UN Women and Norway to develop a Gender Responsive Governance Index for South Asia
Namgay Peldon is the first woman to be elected as a Gup in Bhutan, ever since the nation went to polls in 2008. The United Nations supports the Government of Bhutan to promote women’s participation in politics and local governance
Thimpu — UN Women and its Norwegian research partner, Norwegian Institute for Regional and Urban Research, will start work on a Gender Responsive Governance Index at a two-day South Asia conference in Thimphu on 2 and 3 March 2012.
Hon’ble Minister of Education, Royal Government of Bhutan Excellency, Lyonpo Thakur Singh Powdyel, will inaugurate the Conference on Friday, 2 March 2012.
Senior government officials and experts from Bangladesh, Bhutan, India, and Nepal are expected to discuss the development of the index and a virtual Regional Centre for Excellence.
“The construction of new measures must be participatory and reflect the concerns of policy makers and opinion leaders. We want the index to be a practioners tool – it would build on data and information that is readily available in the field and reflects the concerns of the panchayat. This is not the abstract art of academicians – it is a practical pointer for programmes and progress,” says Suraj Kumar, Head, Governance Programme, UN Women South Asia.
The index will enable panchayats, local leaders and policy makers to remain accountable. Currently under construction, it is expected to measure the extent and quality of women’s participation in local governance meetings and bodies, amongst many other indicators.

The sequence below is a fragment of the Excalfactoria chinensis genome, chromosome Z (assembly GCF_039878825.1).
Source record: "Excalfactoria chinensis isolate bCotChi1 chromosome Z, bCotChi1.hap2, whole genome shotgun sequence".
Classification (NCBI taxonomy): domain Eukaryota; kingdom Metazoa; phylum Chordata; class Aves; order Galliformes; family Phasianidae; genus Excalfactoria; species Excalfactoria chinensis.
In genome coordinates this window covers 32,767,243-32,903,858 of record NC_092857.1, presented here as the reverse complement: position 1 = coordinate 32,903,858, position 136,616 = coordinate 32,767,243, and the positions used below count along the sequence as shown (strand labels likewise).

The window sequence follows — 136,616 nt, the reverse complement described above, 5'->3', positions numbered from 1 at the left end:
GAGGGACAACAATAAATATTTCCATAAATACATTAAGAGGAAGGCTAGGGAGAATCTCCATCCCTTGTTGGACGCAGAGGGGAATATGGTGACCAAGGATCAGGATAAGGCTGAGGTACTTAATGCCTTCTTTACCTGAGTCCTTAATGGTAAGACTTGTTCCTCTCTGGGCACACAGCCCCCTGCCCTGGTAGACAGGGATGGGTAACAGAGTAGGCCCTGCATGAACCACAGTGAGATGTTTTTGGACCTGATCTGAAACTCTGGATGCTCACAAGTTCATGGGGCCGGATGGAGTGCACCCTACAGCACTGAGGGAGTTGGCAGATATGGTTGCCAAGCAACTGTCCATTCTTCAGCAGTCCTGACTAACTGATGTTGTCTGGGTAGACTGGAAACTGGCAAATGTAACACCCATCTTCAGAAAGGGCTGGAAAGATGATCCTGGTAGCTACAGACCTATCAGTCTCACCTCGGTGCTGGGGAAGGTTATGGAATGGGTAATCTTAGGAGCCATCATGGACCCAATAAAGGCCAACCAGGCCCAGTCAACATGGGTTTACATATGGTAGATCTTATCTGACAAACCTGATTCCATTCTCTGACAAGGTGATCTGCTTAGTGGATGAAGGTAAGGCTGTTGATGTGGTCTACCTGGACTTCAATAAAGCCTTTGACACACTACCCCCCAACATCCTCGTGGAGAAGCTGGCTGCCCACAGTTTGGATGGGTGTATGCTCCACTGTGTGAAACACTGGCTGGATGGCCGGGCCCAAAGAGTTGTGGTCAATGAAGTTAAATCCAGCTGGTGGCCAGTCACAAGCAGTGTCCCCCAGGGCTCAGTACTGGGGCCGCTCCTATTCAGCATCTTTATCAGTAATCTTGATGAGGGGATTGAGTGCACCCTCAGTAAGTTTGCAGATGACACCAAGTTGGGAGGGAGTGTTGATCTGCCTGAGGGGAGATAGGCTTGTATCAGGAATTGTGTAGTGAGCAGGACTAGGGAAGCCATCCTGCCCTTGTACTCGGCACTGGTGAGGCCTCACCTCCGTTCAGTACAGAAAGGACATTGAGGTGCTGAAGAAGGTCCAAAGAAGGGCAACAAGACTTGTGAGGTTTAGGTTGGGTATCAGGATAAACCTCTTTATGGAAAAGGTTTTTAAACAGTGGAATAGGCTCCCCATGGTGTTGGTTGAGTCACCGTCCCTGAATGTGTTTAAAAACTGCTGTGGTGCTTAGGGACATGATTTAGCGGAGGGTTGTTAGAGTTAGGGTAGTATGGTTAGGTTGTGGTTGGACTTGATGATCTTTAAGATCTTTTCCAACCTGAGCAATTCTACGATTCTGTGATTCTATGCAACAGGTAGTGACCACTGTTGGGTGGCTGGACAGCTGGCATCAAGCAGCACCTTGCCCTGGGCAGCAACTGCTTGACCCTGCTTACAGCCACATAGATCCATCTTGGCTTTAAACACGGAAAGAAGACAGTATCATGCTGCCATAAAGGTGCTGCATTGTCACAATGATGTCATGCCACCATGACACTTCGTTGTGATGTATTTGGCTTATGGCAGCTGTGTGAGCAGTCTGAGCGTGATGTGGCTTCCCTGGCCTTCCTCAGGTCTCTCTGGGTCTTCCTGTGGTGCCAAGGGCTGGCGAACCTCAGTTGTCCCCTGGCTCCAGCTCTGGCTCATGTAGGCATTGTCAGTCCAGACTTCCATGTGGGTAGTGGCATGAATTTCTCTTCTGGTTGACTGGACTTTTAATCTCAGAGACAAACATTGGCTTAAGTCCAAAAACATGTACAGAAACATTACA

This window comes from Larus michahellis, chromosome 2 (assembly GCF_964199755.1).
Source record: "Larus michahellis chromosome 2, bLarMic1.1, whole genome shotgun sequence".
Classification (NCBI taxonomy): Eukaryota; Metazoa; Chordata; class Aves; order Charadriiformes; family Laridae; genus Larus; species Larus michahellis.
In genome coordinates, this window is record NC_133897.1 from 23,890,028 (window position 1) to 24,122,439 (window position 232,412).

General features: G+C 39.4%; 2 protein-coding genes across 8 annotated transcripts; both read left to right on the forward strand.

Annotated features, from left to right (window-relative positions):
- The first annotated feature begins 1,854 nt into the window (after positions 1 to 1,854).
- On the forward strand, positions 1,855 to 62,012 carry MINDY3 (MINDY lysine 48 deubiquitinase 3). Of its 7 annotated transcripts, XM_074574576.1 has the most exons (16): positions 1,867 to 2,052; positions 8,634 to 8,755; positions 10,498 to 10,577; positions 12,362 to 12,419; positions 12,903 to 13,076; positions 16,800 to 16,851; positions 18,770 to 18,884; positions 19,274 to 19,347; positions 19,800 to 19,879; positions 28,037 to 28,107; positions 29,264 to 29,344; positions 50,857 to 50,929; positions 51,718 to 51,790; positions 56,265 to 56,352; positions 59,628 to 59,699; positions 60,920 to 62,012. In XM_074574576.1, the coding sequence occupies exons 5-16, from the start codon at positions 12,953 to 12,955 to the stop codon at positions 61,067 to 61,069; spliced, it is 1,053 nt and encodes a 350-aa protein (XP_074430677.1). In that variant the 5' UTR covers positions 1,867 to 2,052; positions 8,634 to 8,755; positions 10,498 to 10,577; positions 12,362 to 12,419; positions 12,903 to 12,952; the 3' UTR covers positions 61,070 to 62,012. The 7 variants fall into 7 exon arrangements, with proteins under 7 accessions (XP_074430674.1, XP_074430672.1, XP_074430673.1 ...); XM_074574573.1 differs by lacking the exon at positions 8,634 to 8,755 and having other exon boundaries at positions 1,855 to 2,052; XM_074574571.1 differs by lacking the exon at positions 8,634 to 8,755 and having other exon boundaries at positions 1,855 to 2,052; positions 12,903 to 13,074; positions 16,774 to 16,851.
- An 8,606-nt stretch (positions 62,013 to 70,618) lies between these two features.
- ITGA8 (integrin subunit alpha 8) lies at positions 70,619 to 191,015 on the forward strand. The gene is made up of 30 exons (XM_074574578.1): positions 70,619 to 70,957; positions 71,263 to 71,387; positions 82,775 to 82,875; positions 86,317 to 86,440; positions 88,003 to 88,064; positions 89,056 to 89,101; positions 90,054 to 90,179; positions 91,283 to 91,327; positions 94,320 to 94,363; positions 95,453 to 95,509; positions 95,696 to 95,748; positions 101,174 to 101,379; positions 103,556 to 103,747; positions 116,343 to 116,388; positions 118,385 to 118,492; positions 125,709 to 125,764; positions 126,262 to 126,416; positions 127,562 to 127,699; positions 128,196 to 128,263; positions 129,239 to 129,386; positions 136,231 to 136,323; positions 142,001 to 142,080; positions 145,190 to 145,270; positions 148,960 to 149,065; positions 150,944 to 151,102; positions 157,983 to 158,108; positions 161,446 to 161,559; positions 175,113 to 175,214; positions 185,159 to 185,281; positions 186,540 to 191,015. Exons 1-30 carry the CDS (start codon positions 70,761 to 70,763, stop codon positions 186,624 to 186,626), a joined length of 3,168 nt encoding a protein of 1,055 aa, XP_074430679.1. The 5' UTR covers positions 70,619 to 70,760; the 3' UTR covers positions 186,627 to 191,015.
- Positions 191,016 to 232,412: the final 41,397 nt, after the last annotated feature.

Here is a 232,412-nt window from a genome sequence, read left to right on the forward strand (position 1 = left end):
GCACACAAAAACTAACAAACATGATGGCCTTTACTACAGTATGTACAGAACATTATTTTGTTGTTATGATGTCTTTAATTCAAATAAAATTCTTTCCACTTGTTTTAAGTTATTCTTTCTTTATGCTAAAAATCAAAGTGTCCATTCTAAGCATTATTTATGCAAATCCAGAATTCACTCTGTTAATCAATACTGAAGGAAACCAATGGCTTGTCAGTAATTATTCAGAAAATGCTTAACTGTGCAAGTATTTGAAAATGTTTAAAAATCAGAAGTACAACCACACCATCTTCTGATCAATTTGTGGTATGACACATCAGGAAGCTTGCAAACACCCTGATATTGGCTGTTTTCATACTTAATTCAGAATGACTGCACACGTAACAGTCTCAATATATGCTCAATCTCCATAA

“The Index will also build on the experiences of indices such as the Gender Development Index and Gender Empowerment Measure,” adds Suraj Kumar.
A Regional Centre for Excellence
To move with the times, the Regional Centre of Excellence will be a virtual tool that can support elected women representatives across South Asia.
“The Centre will be a virtual hub to provide government officials and elected women representatives with latest information. It will also be useful to train these representatives. Research presented through the Centre will provide evidence for having more elected women representatives on the ground and highlighting the impact of their work,” explains Anne F. Stenhammer, Regional Programme Director, UN Women South Asia.
These initiatives are part of UN Women’s programme to promote women’s political leadership and governance in India and South Asia. In Bhutan, UN Women works closely with the United Nations Resident Coordinator’s Office, UNDP and the Royal Government of Bhutan.
In five states of India, UN Women and the Government of India work with over half a million elected women representatives to strengthen their leadership skills and make gram sabhas more responsive to the needs of women. With funding from the Royal Government of Norway, UN Women and its partners will ensure that, in the long-term, elected women representatives have equal influence over political decision- making.